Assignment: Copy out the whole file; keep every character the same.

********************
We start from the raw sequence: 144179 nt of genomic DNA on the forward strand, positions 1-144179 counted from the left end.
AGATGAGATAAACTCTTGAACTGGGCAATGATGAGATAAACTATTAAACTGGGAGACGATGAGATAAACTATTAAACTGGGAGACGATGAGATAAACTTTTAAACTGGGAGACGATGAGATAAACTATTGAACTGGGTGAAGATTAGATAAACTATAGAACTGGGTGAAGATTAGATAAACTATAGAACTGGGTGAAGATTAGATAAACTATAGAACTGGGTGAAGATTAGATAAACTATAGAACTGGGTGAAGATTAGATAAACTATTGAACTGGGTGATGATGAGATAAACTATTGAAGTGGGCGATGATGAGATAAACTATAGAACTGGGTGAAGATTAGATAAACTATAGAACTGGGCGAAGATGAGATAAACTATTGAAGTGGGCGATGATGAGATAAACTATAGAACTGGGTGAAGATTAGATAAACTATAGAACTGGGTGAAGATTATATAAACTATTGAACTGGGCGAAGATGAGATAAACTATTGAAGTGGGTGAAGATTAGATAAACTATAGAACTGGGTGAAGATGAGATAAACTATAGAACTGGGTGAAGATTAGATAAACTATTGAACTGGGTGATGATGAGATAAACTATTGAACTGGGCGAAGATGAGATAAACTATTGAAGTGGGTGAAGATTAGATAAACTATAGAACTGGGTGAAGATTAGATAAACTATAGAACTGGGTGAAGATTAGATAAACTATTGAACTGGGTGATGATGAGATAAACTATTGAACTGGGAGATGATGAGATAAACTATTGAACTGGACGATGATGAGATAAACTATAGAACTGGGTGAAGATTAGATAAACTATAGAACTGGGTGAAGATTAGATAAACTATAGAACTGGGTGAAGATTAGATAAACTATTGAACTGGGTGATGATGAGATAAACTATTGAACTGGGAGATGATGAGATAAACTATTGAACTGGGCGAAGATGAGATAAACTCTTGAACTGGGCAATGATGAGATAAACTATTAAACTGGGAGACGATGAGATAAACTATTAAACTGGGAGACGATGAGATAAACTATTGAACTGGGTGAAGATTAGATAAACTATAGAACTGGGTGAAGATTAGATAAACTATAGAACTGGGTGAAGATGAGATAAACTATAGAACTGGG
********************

We start from the raw sequence: 144179 nt of genomic DNA on the forward strand, positions 1-144179 counted from the left end.
AGATGAGATAAACTCTTGAACTGGGCAATGATGAGATAAACTATTAAACTGGGAGACGATGAGATAAACTATTAAACTGGGAGACGATGAGATAAACTTTTAAACTGGGAGACGATGAGATAAACTATTGAACTGGGTGAAGATTAGATAAACTATAGAACTGGGTGAAGATTAGATAAACTATAGAACTGGGTGAAGATTAGATAAACTATAGAACTGGGTGAAGATTAGATAAACTATAGAACTGGGTGAAGATTAGATAAACTATTGAACTGGGTGATGATGAGATAAACTATTGAAGTGGGCGATGATGAGATAAACTATAGAACTGGGTGAAGATTAGATAAACTATAGAACTGGGCGAAGATGAGATAAACTATTGAAGTGGGCGATGATGAGATAAACTATAGAACTGGGTGAAGATTAGATAAACTATAGAACTGGGTGAAGATTATATAAACTATTGAACTGGGCGAAGATGAGATAAACTATTGAAGTGGGTGAAGATTAGATAAACTATAGAACTGGGTGAAGATGAGATAAACTATAGAACTGGGTGAAGATTAGATAAACTATTGAACTGGGTGATGATGAGATAAACTATTGAACTGGGCGAAGATGAGATAAACTATTGAAGTGGGTGAAGATTAGATAAACTATAGAACTGGGTGAAGATTAGATAAACTATAGAACTGGGTGAAGATTAGATAAACTATTGAACTGGGTGATGATGAGATAAACTATTGAACTGGGAGATGATGAGATAAACTATTGAACTGGACGATGATGAGATAAACTATAGAACTGGGTGAAGATTAGATAAACTATAGAACTGGGTGAAGATTAGATAAACTATAGAACTGGGTGAAGATTAGATAAACTATTGAACTGGGTGATGATGAGATAAACTATTGAACTGGGAGATGATGAGATAAACTATTGAACTGGGCGAAGATGAGATAAACTCTTGAACTGGGCAATGATGAGATAAACTATTAAACTGGGAGACGATGAGATAAACTATTAAACTGGGAGACGATGAGATAAACTATTGAACTGGGTGAAGATTAGATAAACTATAGAACTGGGTGAAGATTAGATAAACTATAGAACTGGGTGAAGATGAGATAAACTATAGAACTGGG